- Launch programs and perform actions with just a few keystrokes
- Open documents, files and folders
- Navigate to and/or search through websites
- System functions like lock, shut down, show IP addresses, turn off monitor, and more
- Do multiple tasks at once with one keyword
- Select clipboard entries from your clipboard history, strip them of their formatting, and paste them wherever you want.
- View all recent documents
- List and manipulate running applications
- Much, much more (see the home page for more information).
Executor is very versatile. The first time you start it up, it lets you choose between indexing your files for fast and easy searches, or turning off indexing and using solely keywords for running commands. It’ll even let you pick how it searches, choosing between short-form (e.g.
ffx would bring up the closest match, Firefox), “word starts with” (only
fire would bring up Firefox), or “text contains” (
fox would bring up Firefox). It has more options than you know what to do with, while staying fairly easy to configure. Like most of our favourite apps, its biggest strength is that it lets you configure it to work exactly how you want it to, without being overly advanced.
Executor, while it isn’t too difficult to set up, can be a tad overwhelming when you first start using it. It’s not nearly as confusing as some of the competition, and finds a good balance between features and usability, which is tough. If you choose to index your files, it can also be a little resource heavy, but that’s a price you’ll pay with many application launchers. Overall, its cons are few and far between, and unless you just want a simple application launcher, it’s probably the most likely to make you happy.
Keybreeze might not be as versatile in the way it finds what you’re looking for, but it can do quite a bit. In the end, Executor does just about everything we could want, but Keybreeze has a few extra features, like the ability to create sticky notes and do very basic text expansion, which is cool (but not really essential).
Launchy is probably the most popular application launcher. It’s powerful, and has a great plug-in system that allows for lots of customisation, but even with its plugins just doesn’t quite measure up in advanced features with Executor or Keybreeze. If you’re looking for a simple app launcher, though, Launchy is perfect. It does what you want it to do without much configuration on your end, though it does allow for quite a bit if you’re willing to dig into the settings.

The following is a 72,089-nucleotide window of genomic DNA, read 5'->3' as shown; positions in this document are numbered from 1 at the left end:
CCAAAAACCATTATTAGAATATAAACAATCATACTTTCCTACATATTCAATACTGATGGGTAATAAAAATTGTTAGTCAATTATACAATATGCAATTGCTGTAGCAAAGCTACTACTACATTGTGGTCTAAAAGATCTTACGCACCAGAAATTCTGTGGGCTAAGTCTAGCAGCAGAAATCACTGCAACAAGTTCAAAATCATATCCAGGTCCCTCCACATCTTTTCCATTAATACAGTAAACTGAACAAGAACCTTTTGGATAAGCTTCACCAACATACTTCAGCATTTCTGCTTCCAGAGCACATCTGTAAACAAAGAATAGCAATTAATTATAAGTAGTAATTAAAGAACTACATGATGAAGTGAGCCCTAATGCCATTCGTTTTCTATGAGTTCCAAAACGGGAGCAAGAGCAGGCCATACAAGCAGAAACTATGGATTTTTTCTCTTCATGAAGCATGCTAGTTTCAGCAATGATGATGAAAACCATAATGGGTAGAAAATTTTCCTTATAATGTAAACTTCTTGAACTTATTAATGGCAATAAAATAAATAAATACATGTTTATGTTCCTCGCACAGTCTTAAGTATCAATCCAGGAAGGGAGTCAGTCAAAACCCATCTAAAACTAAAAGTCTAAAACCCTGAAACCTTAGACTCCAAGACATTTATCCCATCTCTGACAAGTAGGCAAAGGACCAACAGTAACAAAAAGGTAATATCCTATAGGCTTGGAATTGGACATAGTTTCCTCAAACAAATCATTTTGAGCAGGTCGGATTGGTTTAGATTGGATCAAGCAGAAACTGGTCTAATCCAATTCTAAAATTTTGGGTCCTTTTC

Find and Run Robot is one of the most powerful apps on the list, with a ton of settings, plugins, and alias capabilities that let you customise a lot of how it works. It’s a bit more difficult to set up, since it’s so advanced, but it’s good if you have very specific needs. It’s biggest downside is that it doesn’t index at all, which keeps resource usage low but can be slower to find things. Executor lets you choose, which is one of the reasons why it’s just the best there is.
SlickRun is similar to Find and Run Robot in the sense that it focuses heavily on aliases, though it’s much more intuitive to set everything up and use it. What you gain in usability you sacrifice in number of features, however, and once again, Executor seems to give you the best of both worlds.
Enso works a little differently than the others. Instead of hitting a key combo, you hold down the Caps Lock key, type in your command (i.e. “open firefox”), and release Caps Lock to activate it. You can activate it in a more traditional manner, too, but that’s what really sets it apart. It seems strange, but you get used to it. You can also add aliases (called “favorites”) and jump to any open program with its “go” command.
Lifehacker’s App Directory is a new and growing directory of recommendations for the best applications and tools in a number of given categories.